THE HEIGHT OF FASHION: THE MUSEUM AT FIT
Case Study - Fashion Institute of Technology | New York, New York
A Renovated Space for a Stunning Collection
Located in the heart of Manhattan, the Fashion Institute of Technology (FIT) is an internationally recognized college
for design, fashion, art, communications, and business. The Museum at FIT is open to the public and maintains an
ambitious exhibition schedule, drawing from its extensive collection to mount five exhibitions per year. The collection comprises around 50,000 objects from many of the world’s most well-known designers, from Adrian to Yves St Laurent. When pieces aren’t on display, they’re housed in two 5,000-square-foot climate-controlled rooms that are fitted with
Spacesaver shelving on compact mobile systems. Organized alphabetically by designer, the collections area is a model of best practices for collections storage.
The area wasn’t always like this, though: the museum was founded in 1969 and the collections area had become
overcrowded after decades of growth. An influx of new staff in the early 2000s led to a renewed desire to gain accreditation from the American Alliance of Museums (AAM), a prestigious distinction that recognizes museums that follow best practices and achieve their mission. The goal of gaining accreditation inspired a major effort to renovate the collections area.
accreditation was one
of the main drivers
behind the renovation.
“An impeccably organized new space” - ELLE Magazine
A Plan to Optimize Limited Space
A significant portion of the AAM accreditation process involves following best practices for collections storage. Expanding the overcrowded storage rooms was out of the question, given the landlocked nature of FIT’s building and the demand for educational spaces within it.
“We weren’t getting any more space on campus,” said Senior Conservator Ann Coppinger, who played an instrumental role in planning the renovation. “We had those two rooms and that was it. There would be no expansion, no adding on, and so we knew we had to maximize volume.”
The senior registrar, Sonia Dingilian, and her team conducted a thorough inventory to determine exactly what needed to be stored and how much space was needed to properly house and store thousands of costumes, shoes, hats, and other accessories. “We had to figure out the best way to store these objects within the space that we had,” Coppinger said.
They decided that the best way to maximize volume would be to install compact storage systems from Spacesaver. The layout is clean and simple: the architect relocated the access doors to create one long central aisle through each room, with compactors on either side. The units were fitted with 4-Post shelving that was configured to optimize space on the interior.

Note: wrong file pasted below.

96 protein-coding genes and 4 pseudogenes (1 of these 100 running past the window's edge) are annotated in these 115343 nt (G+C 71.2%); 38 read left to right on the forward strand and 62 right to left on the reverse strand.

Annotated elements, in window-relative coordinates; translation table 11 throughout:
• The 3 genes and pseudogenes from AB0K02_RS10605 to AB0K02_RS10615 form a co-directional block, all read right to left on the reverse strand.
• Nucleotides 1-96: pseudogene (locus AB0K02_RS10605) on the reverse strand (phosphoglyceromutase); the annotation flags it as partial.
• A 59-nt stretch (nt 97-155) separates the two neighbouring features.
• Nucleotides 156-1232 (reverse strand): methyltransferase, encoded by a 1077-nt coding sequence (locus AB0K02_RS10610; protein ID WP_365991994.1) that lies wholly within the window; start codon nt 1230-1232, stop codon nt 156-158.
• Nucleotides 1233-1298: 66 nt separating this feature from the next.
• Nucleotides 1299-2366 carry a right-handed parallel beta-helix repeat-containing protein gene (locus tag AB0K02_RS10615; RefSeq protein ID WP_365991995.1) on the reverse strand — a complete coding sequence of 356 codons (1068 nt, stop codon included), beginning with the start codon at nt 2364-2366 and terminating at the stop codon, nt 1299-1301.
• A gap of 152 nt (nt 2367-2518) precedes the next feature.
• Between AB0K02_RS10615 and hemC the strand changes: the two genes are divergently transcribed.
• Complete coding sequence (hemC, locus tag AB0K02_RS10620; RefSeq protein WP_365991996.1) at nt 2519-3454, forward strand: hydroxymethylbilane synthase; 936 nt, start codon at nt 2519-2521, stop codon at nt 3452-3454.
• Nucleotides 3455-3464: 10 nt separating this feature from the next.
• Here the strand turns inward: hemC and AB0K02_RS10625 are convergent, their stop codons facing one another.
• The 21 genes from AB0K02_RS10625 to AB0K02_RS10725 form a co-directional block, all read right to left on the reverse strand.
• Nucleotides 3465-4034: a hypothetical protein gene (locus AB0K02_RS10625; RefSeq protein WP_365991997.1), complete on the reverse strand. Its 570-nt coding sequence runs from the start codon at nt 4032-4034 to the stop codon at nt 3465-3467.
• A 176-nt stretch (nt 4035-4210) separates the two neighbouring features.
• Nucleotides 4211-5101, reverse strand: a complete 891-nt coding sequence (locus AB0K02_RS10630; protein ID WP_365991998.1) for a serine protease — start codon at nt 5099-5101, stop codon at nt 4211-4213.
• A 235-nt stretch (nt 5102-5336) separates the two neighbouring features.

“We weren’t getting any more space.
We knew we had to maximize volume.”
Ann Coppinger | Senior Conservator
Room to Grow
Because the Museum at FIT continues to build its collection in a limited space, the storage equipment was designed to provide room to grow without expanding the rooms’ footprint. The shelving can be reconfigured without special tools, and compact shelving allows staff to safely store
many more objects in the same space as before.
The Spacesaver system offers protection from dust, light, and any intentional and/or accidental discharge from overhead fire protection systems. Museum staff place and retrieve objects as needed, and museum visitors can view selections from the collection in the galleries. Researchers can view objects online and in study areas.
A Secure Setting
The local Spacesaver distributor collaborated on the system layout and performed the installation. “We gave all the dimensions to them and there was not one issue,” Coppinger said. “Everything was spot on. We were thrilled with the installation; it was totally perfect.”
Partners in Precision
“A collection is like a shark: it has to keep moving or it dies.”
Valerie Steele | Director and Chief Curator
“Listen to the architects, the space planners, the engineers.
Draw upon their knowledge.”
Ann Coppinger | Senior Conservator
Accreditation from the AAM involves a rigorous internal review of a museum’s facilities and practices, followed by an on-site evaluation by external museum professionals. Collections stewardship is one of the seven core standards on which a museum is assessed.
After years of preparation, renovation, rehousing, and organizing, the Museum at FIT received accreditation in 2012. The peer reviewers found the collections to be “well organized and carefully preserved.”
To others embarking on a storage facilities renovation, Coppinger offered these words of advice: “You absolutely must have institutional support. And you have to be willing to learn about things they didn’t teach you in school. Listen to the architects, the space planners, the engineers. Draw upon their knowledge. It’s a lot of work, but it’s our job.”
Your Partner in Collections Care
Spacesaver is committed to helping museums and other institutions fulfill their responsibility to protect and preserve collections. For nearly 50 years we’ve offered innovative approaches to optimizing space and maintaining ideal preservation environments.
Our solutions have stood the test of time and we’re committed to helping the museum community continue to learn and grow. Our local consultants, backed up by our in-house engineering and manufacturing professionals, can partner with your team to help preserve the past and prepare for the future.